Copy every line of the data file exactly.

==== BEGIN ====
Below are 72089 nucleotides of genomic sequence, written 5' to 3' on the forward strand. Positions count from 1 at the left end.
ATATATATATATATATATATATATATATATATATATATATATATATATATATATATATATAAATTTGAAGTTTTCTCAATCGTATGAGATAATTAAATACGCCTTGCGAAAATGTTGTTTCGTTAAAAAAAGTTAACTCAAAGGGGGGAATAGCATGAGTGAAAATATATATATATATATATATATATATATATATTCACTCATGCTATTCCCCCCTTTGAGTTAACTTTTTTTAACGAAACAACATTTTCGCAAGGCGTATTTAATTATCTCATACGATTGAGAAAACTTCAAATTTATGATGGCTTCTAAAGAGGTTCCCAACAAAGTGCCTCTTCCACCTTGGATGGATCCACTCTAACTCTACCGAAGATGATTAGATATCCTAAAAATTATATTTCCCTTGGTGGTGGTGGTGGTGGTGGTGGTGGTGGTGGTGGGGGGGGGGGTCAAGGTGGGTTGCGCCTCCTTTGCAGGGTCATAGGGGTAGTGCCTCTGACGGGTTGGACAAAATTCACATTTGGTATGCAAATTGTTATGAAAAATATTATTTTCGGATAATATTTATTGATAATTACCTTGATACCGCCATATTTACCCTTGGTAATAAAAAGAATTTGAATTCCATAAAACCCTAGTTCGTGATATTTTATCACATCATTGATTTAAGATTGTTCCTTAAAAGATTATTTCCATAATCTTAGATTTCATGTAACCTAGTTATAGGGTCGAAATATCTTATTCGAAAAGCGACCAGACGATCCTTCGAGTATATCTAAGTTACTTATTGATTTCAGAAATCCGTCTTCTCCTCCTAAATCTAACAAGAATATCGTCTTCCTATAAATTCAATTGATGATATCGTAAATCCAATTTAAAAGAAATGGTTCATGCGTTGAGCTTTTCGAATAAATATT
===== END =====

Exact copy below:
Below are 72089 nucleotides of genomic sequence, written 5' to 3' on the forward strand. Positions count from 1 at the left end.
ATATATATATATATATATATATATATATATATATATATATATATATATATATATATATATAAATTTGAAGTTTTCTCAATCGTATGAGATAATTAAATACGCCTTGCGAAAATGTTGTTTCGTTAAAAAAAGTTAACTCAAAGGGGGGAATAGCATGAGTGAAAATATATATATATATATATATATATATATATATTCACTCATGCTATTCCCCCCTTTGAGTTAACTTTTTTTAACGAAACAACATTTTCGCAAGGCGTATTTAATTATCTCATACGATTGAGAAAACTTCAAATTTATGATGGCTTCTAAAGAGGTTCCCAACAAAGTGCCTCTTCCACCTTGGATGGATCCACTCTAACTCTACCGAAGATGATTAGATATCCTAAAAATTATATTTCCCTTGGTGGTGGTGGTGGTGGTGGTGGTGGTGGTGGTGGGGGGGGGGGTCAAGGTGGGTTGCGCCTCCTTTGCAGGGTCATAGGGGTAGTGCCTCTGACGGGTTGGACAAAATTCACATTTGGTATGCAAATTGTTATGAAAAATATTATTTTCGGATAATATTTATTGATAATTACCTTGATACCGCCATATTTACCCTTGGTAATAAAAAGAATTTGAATTCCATAAAACCCTAGTTCGTGATATTTTATCACATCATTGATTTAAGATTGTTCCTTAAAAGATTATTTCCATAATCTTAGATTTCATGTAACCTAGTTATAGGGTCGAAATATCTTATTCGAAAAGCGACCAGACGATCCTTCGAGTATATCTAAGTTACTTATTGATTTCAGAAATCCGTCTTCTCCTCCTAAATCTAACAAGAATATCGTCTTCCTATAAATTCAATTGATGATATCGTAAATCCAATTTAAAAGAAATGGTTCATGCGTTGAGCTTTTCGAATAAATATT